Celebrities participating in the initial campaigns include Green Bay Packer Nick Barnett, Snoop Dogg, and actor and producer Donnie Wahlberg.
The system taps BAT's database of the brand affinities of celebrity and sports endorsers; it enables marketers and agencies to seamlessly incorporate their social media plugs as part of their broader marketing efforts.
BAT President-CEO Ryan Steelberg says the company's research shows that 55% of Americans who use Facebook or Twitter have "some sort of connection with or access to someone famous via online sources." He said @BAT was developed to tap into the "power" of those online fan communities.
During a presentation at MediaPost's Social Media Insider Summit in Key Biscayne, Florida, Steelberg and former NBA basketball star John Salley discussed the increasing role social media is playing in celebrity endorsements, and vice versa.
Ideally, Steelberg said, endorsers work with brands that are authentic extensions of their own celebrity brands.
"The people who follow John [Salley] are the top 1% of his fans, so he needs to make sure he takes care of those people," he explained to marketers and agency executives attending the summit. "We think of them as friends, but they are the top 1% of his fan base."
Salley concurred, noting that the money associated with social media endorsement deals was important, but that it was secondary to his overall goals of maintaining a strong connection with his fans, and utilizing social media to communicate to them. In particular, he said he only works with sponsors who are compatible with his own values and lifestyle, noting that he is a motivational speaker who supports wellness programs that have a social benefit.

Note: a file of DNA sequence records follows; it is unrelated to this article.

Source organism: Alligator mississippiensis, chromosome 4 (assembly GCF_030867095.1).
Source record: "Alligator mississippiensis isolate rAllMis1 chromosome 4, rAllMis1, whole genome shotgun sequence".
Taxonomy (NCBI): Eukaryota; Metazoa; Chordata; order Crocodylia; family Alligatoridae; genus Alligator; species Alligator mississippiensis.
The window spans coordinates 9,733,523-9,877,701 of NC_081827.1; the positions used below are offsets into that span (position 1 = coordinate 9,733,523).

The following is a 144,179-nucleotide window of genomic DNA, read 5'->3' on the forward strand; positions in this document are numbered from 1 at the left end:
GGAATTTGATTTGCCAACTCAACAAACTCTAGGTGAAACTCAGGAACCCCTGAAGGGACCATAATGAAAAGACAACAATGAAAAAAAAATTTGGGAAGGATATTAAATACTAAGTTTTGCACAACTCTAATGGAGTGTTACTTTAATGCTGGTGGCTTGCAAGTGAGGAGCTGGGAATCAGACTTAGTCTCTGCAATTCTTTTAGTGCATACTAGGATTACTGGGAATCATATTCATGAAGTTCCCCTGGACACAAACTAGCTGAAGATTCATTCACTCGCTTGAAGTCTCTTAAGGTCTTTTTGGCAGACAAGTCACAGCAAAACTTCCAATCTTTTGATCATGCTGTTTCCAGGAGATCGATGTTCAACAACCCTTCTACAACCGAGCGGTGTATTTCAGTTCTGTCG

"I am very particular," Salley told summit attendees. "I do like to get paid, but I'm not going to advertise myself just because."
He said he is working closely with BAT, and using their research to help identify and nurture his social media base around his core fans, Everything he does with social media is a natural extension of his own reputation and media.
"They say all publicity is good publicity. That's not true," Salley said, adding: "I would not want the publicity that O.J. Simpson has."
Without singling out any particular celebrities, Salley and Steelberg implied that some of the more notorious ones may simply be cashing in on social media endorsements without regard for their own reputations or those of the brands they are plugging.
Endorsements aside, Salley said that social media has empowered celebrities to take more control of their own reputations, and to offset inaccurate portrayals from mainstream media. In particular, Salley singled out ESPN, which is the juggernaut of sports media, and can make or break the reputations of professional athletes.
"When somebody hears a story that comes from your side, you can make [ESPN] liars every single time. You can make [your story] the truth if you tweet about it," he said.